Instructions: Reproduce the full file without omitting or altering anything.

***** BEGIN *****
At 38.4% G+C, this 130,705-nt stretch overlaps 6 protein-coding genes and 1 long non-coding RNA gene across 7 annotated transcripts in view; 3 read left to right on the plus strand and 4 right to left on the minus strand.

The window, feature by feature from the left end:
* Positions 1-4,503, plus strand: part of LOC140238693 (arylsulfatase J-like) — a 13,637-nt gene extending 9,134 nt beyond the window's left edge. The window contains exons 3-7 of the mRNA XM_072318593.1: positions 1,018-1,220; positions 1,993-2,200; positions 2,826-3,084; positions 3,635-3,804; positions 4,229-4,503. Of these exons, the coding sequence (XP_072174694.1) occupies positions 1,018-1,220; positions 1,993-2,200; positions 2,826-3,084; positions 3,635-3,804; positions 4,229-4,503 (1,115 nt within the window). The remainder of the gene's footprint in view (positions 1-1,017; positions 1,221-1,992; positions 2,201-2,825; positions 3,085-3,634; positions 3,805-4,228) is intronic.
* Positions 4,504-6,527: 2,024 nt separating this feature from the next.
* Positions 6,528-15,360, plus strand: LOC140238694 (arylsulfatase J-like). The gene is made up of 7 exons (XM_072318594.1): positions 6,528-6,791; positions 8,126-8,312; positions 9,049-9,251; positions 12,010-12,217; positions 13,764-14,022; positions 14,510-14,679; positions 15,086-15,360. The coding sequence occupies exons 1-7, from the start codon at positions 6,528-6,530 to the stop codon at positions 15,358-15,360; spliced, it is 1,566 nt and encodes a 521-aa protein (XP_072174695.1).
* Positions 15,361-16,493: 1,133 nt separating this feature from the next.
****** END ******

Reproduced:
At 38.4% G+C, this 130,705-nt stretch overlaps 6 protein-coding genes and 1 long non-coding RNA gene across 7 annotated transcripts in view; 3 read left to right on the plus strand and 4 right to left on the minus strand.

The window, feature by feature from the left end:
* Positions 1-4,503, plus strand: part of LOC140238693 (arylsulfatase J-like) — a 13,637-nt gene extending 9,134 nt beyond the window's left edge. The window contains exons 3-7 of the mRNA XM_072318593.1: positions 1,018-1,220; positions 1,993-2,200; positions 2,826-3,084; positions 3,635-3,804; positions 4,229-4,503. Of these exons, the coding sequence (XP_072174694.1) occupies positions 1,018-1,220; positions 1,993-2,200; positions 2,826-3,084; positions 3,635-3,804; positions 4,229-4,503 (1,115 nt within the window). The remainder of the gene's footprint in view (positions 1-1,017; positions 1,221-1,992; positions 2,201-2,825; positions 3,085-3,634; positions 3,805-4,228) is intronic.
* Positions 4,504-6,527: 2,024 nt separating this feature from the next.
* Positions 6,528-15,360, plus strand: LOC140238694 (arylsulfatase J-like). The gene is made up of 7 exons (XM_072318594.1): positions 6,528-6,791; positions 8,126-8,312; positions 9,049-9,251; positions 12,010-12,217; positions 13,764-14,022; positions 14,510-14,679; positions 15,086-15,360. The coding sequence occupies exons 1-7, from the start codon at positions 6,528-6,530 to the stop codon at positions 15,358-15,360; spliced, it is 1,566 nt and encodes a 521-aa protein (XP_072174695.1).
* Positions 15,361-16,493: 1,133 nt separating this feature from the next.